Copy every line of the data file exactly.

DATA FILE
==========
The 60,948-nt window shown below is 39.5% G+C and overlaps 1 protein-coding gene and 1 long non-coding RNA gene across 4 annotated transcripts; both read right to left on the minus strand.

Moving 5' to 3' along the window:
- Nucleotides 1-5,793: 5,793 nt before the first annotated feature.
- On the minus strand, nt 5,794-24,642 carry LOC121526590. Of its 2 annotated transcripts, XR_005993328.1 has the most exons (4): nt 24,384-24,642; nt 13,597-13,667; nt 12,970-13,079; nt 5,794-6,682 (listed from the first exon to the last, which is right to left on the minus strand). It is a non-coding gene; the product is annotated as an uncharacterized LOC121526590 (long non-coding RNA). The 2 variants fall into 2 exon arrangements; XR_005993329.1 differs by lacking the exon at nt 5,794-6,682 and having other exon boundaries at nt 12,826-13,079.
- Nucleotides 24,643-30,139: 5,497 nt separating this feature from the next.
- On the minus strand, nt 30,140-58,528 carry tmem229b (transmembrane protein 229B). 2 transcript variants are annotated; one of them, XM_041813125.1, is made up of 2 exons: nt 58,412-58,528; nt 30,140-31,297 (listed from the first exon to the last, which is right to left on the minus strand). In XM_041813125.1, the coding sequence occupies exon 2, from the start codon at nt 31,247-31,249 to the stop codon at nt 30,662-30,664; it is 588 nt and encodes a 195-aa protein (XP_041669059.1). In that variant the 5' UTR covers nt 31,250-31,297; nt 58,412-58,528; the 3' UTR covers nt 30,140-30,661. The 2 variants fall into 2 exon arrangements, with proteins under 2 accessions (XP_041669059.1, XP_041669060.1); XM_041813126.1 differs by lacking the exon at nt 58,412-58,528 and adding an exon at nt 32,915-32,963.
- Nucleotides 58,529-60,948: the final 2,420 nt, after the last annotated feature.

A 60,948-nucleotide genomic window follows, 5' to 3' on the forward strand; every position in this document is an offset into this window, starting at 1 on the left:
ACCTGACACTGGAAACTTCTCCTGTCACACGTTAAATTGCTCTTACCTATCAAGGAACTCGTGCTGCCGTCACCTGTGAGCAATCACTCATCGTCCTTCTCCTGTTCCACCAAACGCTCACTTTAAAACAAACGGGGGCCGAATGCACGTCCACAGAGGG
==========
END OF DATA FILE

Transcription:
The 60,948-nt window shown below is 39.5% G+C and overlaps 1 protein-coding gene and 1 long non-coding RNA gene across 4 annotated transcripts; both read right to left on the minus strand.

Moving 5' to 3' along the window:
- Nucleotides 1-5,793: 5,793 nt before the first annotated feature.
- On the minus strand, nt 5,794-24,642 carry LOC121526590. Of its 2 annotated transcripts, XR_005993328.1 has the most exons (4): nt 24,384-24,642; nt 13,597-13,667; nt 12,970-13,079; nt 5,794-6,682 (listed from the first exon to the last, which is right to left on the minus strand). It is a non-coding gene; the product is annotated as an uncharacterized LOC121526590 (long non-coding RNA). The 2 variants fall into 2 exon arrangements; XR_005993329.1 differs by lacking the exon at nt 5,794-6,682 and having other exon boundaries at nt 12,826-13,079.
- Nucleotides 24,643-30,139: 5,497 nt separating this feature from the next.
- On the minus strand, nt 30,140-58,528 carry tmem229b (transmembrane protein 229B). 2 transcript variants are annotated; one of them, XM_041813125.1, is made up of 2 exons: nt 58,412-58,528; nt 30,140-31,297 (listed from the first exon to the last, which is right to left on the minus strand). In XM_041813125.1, the coding sequence occupies exon 2, from the start codon at nt 31,247-31,249 to the stop codon at nt 30,662-30,664; it is 588 nt and encodes a 195-aa protein (XP_041669059.1). In that variant the 5' UTR covers nt 31,250-31,297; nt 58,412-58,528; the 3' UTR covers nt 30,140-30,661. The 2 variants fall into 2 exon arrangements, with proteins under 2 accessions (XP_041669059.1, XP_041669060.1); XM_041813126.1 differs by lacking the exon at nt 58,412-58,528 and adding an exon at nt 32,915-32,963.
- Nucleotides 58,529-60,948: the final 2,420 nt, after the last annotated feature.

A 60,948-nucleotide genomic window follows, 5' to 3' on the forward strand; every position in this document is an offset into this window, starting at 1 on the left:
ACCTGACACTGGAAACTTCTCCTGTCACACGTTAAATTGCTCTTACCTATCAAGGAACTCGTGCTGCCGTCACCTGTGAGCAATCACTCATCGTCCTTCTCCTGTTCCACCAAACGCTCACTTTAAAACAAACGGGGGCCGAATGCACGTCCACAGAGGG